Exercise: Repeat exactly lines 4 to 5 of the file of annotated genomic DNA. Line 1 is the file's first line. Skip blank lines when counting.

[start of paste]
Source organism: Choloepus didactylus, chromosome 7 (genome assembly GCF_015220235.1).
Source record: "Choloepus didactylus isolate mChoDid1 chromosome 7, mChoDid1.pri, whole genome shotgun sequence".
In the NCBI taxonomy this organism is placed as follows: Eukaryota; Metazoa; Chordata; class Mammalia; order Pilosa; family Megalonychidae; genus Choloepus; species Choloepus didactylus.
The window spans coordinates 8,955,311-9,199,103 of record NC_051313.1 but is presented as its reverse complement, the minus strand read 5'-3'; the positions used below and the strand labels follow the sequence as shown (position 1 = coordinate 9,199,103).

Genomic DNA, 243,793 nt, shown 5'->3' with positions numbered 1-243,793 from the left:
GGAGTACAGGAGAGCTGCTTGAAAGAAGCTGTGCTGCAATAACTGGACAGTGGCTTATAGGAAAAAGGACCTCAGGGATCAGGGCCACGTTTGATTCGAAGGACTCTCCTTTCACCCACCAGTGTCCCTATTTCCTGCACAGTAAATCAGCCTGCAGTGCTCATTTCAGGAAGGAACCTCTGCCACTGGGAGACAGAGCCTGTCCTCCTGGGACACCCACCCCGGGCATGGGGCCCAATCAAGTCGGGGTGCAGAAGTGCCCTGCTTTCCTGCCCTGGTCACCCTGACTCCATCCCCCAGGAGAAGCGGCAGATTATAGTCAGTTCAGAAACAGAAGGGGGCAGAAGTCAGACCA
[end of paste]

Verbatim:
The window spans coordinates 8,955,311-9,199,103 of record NC_051313.1 but is presented as its reverse complement, the minus strand read 5'-3'; the positions used below and the strand labels follow the sequence as shown (position 1 = coordinate 9,199,103).

Genomic DNA, 243,793 nt, shown 5'->3' with positions numbered 1-243,793 from the left: